Here’s Why Sioux Falls is the ‘Sioux Empire’ and Sioux City is ‘Siouxland’
Some in southeast South Dakota live in the "Sioux Empire." While others are residents of "Siouxland".
But, where is deciding line? And what does it have to do with the rivalry between Sioux Falls, South Dakota, and Sioux City, Iowa?
The two cities are only 87 miles apart and have been linked for well over a century now. They actually have quite a lot in common.
They're both parts of the Big Sioux River Basin for starters, which begins north of Watertown and ends where the Big Sioux meets the Missouri River near Sioux City.
They were also founded around the same time, with Sioux City in 1854 and Sioux Falls in 1856.
And the most obvious thing the two have in common? They both have Sioux in their name. Being both named after the Sioux, or Lakota Native Americans.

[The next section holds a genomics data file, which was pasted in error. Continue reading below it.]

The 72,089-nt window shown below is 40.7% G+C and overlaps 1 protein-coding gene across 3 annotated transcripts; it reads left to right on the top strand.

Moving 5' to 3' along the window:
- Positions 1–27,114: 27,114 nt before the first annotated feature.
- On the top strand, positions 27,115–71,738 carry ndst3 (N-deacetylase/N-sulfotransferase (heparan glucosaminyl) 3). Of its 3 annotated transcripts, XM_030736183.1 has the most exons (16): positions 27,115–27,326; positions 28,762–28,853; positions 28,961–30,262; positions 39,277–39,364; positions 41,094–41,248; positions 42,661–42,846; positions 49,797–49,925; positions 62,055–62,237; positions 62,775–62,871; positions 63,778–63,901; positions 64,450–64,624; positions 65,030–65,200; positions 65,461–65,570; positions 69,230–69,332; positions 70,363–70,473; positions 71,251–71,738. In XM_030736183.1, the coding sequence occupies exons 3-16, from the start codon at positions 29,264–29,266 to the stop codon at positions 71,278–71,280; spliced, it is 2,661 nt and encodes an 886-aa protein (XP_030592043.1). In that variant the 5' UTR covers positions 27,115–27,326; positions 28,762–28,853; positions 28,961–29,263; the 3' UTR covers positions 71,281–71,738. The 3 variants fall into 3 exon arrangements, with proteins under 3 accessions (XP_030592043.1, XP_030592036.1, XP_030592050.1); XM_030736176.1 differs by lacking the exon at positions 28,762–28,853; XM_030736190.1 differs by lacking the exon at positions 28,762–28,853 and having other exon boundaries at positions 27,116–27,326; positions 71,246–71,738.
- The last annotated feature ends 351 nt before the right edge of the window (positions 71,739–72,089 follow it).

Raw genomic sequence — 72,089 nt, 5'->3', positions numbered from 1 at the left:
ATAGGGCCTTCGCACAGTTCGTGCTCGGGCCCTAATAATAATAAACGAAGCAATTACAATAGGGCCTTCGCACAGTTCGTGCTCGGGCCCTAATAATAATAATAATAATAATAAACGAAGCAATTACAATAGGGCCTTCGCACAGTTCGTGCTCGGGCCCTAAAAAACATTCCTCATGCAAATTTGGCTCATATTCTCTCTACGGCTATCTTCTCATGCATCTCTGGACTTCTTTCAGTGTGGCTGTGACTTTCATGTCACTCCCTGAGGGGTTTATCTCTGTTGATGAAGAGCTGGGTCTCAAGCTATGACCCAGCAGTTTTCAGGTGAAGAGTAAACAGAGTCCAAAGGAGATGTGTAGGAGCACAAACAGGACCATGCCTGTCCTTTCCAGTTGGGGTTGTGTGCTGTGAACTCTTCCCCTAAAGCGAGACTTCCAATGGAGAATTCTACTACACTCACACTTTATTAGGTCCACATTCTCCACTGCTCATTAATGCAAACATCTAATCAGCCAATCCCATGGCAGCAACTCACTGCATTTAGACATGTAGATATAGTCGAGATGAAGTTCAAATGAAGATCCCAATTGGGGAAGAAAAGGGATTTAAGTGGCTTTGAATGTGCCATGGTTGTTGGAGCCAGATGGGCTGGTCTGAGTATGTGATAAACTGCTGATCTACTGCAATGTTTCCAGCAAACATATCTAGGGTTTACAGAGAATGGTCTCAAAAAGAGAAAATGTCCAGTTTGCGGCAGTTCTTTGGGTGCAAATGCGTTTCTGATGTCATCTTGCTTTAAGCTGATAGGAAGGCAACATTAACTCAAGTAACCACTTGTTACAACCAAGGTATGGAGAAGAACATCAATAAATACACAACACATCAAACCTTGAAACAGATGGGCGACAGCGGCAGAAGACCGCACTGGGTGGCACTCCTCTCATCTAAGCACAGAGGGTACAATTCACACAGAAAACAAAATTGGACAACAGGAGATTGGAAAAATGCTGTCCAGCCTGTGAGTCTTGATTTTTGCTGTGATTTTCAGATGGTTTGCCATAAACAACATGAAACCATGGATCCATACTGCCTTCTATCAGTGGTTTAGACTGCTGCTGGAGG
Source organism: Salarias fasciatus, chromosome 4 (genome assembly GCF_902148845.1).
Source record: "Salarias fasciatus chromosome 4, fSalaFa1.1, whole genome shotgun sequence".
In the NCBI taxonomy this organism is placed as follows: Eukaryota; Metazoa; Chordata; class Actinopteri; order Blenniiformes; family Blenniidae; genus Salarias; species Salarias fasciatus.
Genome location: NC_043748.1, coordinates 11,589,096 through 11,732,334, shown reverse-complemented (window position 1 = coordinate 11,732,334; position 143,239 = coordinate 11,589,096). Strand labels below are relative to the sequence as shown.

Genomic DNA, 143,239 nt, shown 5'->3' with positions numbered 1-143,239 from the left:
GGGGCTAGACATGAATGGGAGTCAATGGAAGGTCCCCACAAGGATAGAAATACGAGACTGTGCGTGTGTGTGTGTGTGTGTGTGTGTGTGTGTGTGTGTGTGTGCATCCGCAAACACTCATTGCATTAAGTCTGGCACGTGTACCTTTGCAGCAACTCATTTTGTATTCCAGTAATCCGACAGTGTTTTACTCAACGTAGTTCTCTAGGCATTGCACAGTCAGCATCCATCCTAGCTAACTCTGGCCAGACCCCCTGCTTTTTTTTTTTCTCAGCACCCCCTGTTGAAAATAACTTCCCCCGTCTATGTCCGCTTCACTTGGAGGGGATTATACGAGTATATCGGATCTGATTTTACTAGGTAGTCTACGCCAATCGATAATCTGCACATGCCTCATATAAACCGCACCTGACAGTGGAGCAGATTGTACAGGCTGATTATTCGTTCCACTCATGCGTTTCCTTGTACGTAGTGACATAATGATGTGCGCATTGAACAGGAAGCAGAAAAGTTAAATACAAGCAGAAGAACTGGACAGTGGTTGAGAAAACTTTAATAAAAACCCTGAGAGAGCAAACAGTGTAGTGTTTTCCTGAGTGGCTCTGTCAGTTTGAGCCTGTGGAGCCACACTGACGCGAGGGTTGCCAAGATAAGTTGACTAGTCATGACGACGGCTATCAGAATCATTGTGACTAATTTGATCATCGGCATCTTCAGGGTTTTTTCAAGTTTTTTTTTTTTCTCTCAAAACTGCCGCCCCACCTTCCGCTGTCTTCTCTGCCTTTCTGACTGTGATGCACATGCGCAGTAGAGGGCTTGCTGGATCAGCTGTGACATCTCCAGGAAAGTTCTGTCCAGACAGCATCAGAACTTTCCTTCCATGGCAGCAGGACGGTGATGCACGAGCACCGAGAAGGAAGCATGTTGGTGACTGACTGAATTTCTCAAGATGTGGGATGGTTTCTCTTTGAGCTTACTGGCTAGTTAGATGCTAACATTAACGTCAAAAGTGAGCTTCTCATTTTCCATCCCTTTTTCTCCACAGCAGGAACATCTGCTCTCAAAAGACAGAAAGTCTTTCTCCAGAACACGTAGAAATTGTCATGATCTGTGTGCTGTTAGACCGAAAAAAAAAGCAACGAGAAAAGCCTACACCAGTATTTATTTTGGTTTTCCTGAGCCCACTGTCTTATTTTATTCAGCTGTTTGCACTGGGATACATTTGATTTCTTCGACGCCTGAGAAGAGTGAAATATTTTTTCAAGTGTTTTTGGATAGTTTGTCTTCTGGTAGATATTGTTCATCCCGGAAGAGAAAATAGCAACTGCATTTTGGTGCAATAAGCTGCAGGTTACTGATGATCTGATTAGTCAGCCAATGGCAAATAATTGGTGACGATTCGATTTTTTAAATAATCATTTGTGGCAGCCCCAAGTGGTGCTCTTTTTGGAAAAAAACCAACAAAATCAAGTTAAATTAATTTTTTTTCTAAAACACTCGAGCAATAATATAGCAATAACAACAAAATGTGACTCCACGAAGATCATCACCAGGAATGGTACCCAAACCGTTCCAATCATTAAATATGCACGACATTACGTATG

Why is Sioux City Called 'SIouxland?'
The term "Siouxland" was first coined in 1946 by author, Frederick Manfred. He wanted to a term to refer to the Sioux City area where Iowa, South Dakota, and Nebraska come together. He called it an "[A]rea where state lines have not been important."
The name stuck and residents who lived in and around the Big Sioux River Basin area used the name to describe the area for decades.
Why is Sioux Falls Called the 'Sioux Empire?'
However, in the early '90s, residents of Sioux Falls separated themselves from the Sioux City Siouxlanders, by giving the area around the Sioux Falls metropolitan area the "Sioux Empire."
It's generally agreed that the counties of Minnehaha, Lincoln, McCook, and Turner make up the Sioux Empire, while the region as a whole is considered the Siouxland.
In the end, there aren't any official borders for the Empire or the Land. It's really whatever one wants to call it.
Hopefully, this settles the debate, but whether you call it the Sioux Empire, or Siouxland, it's a pretty great place to call home.
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